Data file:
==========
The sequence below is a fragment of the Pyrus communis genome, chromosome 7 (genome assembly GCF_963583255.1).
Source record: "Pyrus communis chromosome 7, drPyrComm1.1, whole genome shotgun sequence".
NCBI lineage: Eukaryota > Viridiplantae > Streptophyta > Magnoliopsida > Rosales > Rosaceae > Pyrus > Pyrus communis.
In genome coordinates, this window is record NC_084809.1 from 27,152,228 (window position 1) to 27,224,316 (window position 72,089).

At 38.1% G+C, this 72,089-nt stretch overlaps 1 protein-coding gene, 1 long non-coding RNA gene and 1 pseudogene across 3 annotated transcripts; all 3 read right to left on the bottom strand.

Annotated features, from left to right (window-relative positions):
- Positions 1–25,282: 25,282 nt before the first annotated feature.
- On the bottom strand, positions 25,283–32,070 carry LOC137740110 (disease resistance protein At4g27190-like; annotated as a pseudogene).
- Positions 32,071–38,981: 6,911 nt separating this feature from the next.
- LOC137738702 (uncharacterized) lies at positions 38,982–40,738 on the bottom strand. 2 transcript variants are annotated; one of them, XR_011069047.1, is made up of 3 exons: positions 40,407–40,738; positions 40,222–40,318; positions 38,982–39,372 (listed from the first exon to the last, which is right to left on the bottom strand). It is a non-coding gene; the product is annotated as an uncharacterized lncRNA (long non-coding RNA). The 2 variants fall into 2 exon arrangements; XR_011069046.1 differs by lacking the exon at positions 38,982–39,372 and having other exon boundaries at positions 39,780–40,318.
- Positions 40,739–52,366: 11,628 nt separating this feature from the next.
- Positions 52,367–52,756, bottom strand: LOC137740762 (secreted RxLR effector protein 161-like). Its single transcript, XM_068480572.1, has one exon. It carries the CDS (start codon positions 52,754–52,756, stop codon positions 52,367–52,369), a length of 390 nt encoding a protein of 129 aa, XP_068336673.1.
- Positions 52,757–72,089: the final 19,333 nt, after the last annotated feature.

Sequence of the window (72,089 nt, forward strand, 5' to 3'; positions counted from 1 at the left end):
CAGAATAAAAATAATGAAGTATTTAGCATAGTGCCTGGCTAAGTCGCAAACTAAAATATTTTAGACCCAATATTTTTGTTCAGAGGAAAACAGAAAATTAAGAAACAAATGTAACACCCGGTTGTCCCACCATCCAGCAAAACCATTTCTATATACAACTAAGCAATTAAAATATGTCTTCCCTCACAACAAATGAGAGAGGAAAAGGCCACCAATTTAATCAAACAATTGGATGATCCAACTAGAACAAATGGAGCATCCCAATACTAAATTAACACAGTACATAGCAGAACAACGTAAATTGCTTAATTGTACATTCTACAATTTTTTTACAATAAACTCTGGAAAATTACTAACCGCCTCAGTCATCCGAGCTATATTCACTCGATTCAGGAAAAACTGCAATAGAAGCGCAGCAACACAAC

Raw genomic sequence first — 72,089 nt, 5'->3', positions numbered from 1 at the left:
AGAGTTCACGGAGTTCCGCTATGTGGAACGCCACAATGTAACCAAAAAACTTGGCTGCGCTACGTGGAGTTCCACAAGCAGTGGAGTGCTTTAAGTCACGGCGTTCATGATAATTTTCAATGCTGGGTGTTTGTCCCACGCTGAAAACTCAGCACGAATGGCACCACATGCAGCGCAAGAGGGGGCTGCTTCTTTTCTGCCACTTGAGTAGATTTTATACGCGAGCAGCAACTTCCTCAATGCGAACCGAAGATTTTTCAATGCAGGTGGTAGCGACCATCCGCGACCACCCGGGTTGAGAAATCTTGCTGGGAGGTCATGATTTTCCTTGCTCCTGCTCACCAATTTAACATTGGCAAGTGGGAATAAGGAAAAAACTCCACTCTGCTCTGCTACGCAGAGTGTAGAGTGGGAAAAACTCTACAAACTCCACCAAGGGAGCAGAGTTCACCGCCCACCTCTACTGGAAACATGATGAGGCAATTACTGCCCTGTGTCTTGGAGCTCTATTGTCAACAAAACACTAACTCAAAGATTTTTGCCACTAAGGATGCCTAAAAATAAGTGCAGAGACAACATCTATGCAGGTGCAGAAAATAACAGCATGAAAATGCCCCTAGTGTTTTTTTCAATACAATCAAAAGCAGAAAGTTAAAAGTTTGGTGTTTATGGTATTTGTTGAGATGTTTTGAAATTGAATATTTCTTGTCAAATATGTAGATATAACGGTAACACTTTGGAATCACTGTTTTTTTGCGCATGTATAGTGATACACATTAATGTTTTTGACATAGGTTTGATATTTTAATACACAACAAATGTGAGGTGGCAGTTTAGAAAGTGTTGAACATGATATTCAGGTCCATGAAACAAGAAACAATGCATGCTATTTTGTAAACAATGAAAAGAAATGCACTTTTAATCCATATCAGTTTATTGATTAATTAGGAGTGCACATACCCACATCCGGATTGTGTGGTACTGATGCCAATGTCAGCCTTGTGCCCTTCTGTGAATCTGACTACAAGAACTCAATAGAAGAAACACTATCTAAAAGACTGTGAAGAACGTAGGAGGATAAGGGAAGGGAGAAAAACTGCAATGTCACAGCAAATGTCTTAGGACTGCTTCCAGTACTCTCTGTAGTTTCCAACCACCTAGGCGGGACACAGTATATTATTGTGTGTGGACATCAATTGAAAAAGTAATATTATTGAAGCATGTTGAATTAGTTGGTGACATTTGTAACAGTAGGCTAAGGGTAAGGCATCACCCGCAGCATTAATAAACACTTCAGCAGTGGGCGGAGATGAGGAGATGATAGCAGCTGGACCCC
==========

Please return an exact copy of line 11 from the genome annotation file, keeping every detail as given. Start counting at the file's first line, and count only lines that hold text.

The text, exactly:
- Positions 40,739–52,366: 11,628 nt separating this feature from the next.